Leading business and government officials have recently sounded some welcome optimism about the economy. Legendary billionaire investor Warren Buffett has said the economy is "on the mend" while Federal Reserve Chairman Ben Bernanke issued a slightly stronger declaration: The recession, he said Tuesday, "is very likely over."
But prominent banking analyst Meredith Whitney, heralded as the closest thing Wall Street has to an oracle, cautions against taking too sunny a view of the economy, despite Buffett and Bernanke's encouraging words.
"What neither of those people are saying is that we come roaring back," Whitney, the CEO of the Meredith Whitney Advisory Group, told Diane Sawyer this morning on "Good Morning America."
There's "a lot to be optimistic about," Whitney said, including the security of the banking system and the increase in Federal Deposit Insurance Corporation's backing of bank deposits.
"Surely, the panic is gone," she said.
But Whitney, who is credited for predicting trouble for Citigroup before the banking giant's financial woes became widely known, said she still sees problems for the U.S. economy, especially for Main Street.
"It's still difficult to get a mortgage, it's still difficult to get a credit card loan," she said.
The real estate market, she said, faces major challenges, with home ownership rates now lower than they were in the early 1990s and prices still dropping.
"There's still enormous inventory and stock," she said. As for the states with some of the worst housing markets -- California and Florida -- Whitney said that it's unclear whether California's market has bottomed while southern Florida "is a real problem," as are other areas of the country.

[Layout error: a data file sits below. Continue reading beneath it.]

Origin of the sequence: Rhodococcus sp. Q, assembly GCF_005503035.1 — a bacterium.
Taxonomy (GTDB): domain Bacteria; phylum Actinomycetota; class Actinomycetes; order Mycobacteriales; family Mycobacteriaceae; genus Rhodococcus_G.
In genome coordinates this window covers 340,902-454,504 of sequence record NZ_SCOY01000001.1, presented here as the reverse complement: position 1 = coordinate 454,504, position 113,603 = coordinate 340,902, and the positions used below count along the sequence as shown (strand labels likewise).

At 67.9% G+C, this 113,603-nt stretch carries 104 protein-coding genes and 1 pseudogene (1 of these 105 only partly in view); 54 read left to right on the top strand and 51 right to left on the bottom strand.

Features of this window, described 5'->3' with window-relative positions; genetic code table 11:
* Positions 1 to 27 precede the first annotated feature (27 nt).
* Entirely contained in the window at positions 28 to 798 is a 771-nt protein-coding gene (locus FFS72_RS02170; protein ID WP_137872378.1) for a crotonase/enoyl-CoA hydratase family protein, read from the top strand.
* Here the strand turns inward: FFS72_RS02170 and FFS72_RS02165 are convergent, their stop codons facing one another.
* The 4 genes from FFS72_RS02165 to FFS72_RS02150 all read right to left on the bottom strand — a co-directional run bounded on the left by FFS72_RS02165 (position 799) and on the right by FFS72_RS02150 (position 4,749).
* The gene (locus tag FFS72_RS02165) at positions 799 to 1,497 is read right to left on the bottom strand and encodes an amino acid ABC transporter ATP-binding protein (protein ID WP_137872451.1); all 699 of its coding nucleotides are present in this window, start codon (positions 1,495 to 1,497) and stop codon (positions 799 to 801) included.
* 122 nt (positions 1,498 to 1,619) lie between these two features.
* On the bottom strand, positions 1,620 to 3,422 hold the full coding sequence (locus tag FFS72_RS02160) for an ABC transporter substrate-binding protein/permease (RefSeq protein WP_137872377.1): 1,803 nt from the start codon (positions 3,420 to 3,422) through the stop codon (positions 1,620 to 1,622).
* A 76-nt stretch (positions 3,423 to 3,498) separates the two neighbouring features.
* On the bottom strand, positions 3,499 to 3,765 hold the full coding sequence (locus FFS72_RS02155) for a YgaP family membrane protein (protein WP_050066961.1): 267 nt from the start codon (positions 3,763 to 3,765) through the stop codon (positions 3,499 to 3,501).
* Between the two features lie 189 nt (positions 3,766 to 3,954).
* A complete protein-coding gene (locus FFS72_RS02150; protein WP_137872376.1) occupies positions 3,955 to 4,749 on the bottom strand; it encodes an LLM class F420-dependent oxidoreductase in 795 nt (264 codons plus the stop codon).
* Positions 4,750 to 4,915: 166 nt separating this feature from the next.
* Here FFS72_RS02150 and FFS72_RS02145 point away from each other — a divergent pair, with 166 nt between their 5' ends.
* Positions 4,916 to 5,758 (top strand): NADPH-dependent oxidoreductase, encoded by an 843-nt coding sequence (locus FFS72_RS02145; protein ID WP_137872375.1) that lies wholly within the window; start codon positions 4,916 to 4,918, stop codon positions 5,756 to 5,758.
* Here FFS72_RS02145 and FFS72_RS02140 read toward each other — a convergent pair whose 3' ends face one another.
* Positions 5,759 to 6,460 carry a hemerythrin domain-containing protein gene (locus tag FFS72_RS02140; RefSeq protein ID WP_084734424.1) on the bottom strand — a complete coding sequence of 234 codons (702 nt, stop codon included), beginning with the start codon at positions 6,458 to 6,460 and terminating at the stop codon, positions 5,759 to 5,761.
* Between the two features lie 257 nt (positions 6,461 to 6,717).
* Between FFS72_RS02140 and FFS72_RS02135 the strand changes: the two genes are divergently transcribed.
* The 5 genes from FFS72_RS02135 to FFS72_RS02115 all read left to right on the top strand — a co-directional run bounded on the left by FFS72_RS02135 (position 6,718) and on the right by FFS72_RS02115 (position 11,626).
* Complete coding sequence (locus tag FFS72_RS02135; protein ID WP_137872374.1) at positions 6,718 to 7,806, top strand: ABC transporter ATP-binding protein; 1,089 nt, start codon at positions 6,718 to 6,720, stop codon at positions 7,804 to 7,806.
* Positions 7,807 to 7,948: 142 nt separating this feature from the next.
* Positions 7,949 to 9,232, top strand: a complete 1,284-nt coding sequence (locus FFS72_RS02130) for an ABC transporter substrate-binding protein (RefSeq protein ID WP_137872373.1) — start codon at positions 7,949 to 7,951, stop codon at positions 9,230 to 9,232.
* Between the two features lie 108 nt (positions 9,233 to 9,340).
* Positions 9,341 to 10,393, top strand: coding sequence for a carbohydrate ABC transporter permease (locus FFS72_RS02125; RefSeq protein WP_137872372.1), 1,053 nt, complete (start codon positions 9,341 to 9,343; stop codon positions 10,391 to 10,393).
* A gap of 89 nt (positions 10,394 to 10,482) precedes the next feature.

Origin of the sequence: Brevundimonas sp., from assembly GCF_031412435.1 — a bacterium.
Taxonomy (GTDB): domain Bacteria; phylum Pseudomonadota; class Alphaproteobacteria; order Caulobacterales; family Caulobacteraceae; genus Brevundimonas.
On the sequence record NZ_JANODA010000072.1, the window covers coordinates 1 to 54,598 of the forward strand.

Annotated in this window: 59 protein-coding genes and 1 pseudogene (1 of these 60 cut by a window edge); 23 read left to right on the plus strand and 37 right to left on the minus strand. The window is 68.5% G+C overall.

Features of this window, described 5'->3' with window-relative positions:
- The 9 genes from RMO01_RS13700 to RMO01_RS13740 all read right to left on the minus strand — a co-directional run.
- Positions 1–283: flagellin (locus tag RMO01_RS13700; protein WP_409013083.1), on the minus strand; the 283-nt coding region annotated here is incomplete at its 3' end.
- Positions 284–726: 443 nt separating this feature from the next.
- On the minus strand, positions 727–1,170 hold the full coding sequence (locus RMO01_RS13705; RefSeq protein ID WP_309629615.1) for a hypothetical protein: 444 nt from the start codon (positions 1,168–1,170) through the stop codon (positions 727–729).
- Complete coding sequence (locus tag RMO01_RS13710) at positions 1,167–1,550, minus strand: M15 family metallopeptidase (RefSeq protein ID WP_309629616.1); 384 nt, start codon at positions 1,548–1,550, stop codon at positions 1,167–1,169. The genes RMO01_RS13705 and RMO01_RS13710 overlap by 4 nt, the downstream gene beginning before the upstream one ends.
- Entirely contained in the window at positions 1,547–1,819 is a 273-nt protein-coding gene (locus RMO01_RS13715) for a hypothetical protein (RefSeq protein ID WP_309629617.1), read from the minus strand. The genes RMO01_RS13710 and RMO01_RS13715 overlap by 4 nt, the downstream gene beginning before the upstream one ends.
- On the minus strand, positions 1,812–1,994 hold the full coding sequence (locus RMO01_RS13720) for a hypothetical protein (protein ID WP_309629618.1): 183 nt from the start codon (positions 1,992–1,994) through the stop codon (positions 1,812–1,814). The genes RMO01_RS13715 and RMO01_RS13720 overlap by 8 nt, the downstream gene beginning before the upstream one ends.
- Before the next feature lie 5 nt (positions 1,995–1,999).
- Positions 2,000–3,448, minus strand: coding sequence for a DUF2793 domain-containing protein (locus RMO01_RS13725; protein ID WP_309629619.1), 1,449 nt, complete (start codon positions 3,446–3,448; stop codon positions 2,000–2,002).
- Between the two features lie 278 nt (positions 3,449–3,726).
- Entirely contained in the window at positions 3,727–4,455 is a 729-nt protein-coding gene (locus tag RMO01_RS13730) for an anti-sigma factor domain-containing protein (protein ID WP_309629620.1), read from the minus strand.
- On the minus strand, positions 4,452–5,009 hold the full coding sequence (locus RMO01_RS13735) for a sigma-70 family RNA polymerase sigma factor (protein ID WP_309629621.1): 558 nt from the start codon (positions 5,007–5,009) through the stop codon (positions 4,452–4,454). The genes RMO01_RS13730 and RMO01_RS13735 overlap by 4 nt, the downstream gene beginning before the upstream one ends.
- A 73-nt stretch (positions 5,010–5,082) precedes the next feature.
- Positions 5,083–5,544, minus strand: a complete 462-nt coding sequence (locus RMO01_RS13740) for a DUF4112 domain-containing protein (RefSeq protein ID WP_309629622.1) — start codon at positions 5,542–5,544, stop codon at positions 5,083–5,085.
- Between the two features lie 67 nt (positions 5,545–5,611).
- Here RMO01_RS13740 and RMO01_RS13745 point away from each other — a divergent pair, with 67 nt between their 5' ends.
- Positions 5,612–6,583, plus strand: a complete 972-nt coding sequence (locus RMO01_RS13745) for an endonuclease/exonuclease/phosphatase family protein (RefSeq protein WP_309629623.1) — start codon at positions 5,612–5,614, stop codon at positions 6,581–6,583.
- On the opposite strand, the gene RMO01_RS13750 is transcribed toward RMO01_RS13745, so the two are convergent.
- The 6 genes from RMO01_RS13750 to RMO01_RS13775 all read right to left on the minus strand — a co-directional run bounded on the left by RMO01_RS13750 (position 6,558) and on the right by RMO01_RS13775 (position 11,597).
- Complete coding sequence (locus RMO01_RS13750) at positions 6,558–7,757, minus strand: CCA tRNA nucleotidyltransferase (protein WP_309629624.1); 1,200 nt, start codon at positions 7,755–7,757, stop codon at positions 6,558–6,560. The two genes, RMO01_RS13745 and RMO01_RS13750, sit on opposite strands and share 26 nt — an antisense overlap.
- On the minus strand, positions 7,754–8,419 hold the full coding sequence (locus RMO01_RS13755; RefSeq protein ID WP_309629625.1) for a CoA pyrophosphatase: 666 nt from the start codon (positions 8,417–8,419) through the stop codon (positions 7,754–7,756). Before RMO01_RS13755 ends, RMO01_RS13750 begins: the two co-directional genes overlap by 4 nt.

"Be cautious," she said. "I don't think you want to be speculating on a lot of real estate these days."
Whitney is also holding onto a dour prediction she made this summer about Wall Street: So far, 92 U.S. banks have failed this year, and Whitney says she expects 300 more medium and small banks to join them.
Still, Whitney said, it's a prediction that's more alarming than it sounds. In the late 1980s, early 1990s, thousands of banks failed, she noted.
These days, what consumers should be most wary of, in addition to the risks of the real estate market, is credit card borrowing. Complying with the government's new rules on credit card lending, Whitney said, would ultimately lead banks to make credit card borrowing more expensive for consumers.
"You've got to wean yourself from the dependency on credit cards because your fees are going to go up and if you're lucky enough to still have your (credit) line, your rates are going to go up too," she said.
"Live off what you have, not what you aspire to have," she said.